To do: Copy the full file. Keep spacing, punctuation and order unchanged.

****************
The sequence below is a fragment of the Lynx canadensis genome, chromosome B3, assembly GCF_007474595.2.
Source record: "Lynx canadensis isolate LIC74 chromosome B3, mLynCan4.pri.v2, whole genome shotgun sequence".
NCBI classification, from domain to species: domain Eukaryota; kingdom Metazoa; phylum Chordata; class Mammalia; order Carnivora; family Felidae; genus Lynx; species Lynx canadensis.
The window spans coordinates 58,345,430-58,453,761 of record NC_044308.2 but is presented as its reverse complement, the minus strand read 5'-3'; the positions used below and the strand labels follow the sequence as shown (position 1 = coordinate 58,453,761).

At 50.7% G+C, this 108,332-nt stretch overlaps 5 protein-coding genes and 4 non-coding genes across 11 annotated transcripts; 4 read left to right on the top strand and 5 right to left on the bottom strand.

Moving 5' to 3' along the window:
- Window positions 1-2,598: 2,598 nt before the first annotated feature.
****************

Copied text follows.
The sequence below is a fragment of the Lynx canadensis genome, chromosome B3, assembly GCF_007474595.2.
Source record: "Lynx canadensis isolate LIC74 chromosome B3, mLynCan4.pri.v2, whole genome shotgun sequence".
NCBI classification, from domain to species: domain Eukaryota; kingdom Metazoa; phylum Chordata; class Mammalia; order Carnivora; family Felidae; genus Lynx; species Lynx canadensis.
The window spans coordinates 58,345,430-58,453,761 of record NC_044308.2 but is presented as its reverse complement, the minus strand read 5'-3'; the positions used below and the strand labels follow the sequence as shown (position 1 = coordinate 58,453,761).

At 50.7% G+C, this 108,332-nt stretch overlaps 5 protein-coding genes and 4 non-coding genes across 11 annotated transcripts; 4 read left to right on the top strand and 5 right to left on the bottom strand.

Moving 5' to 3' along the window:
- Window positions 1-2,598: 2,598 nt before the first annotated feature.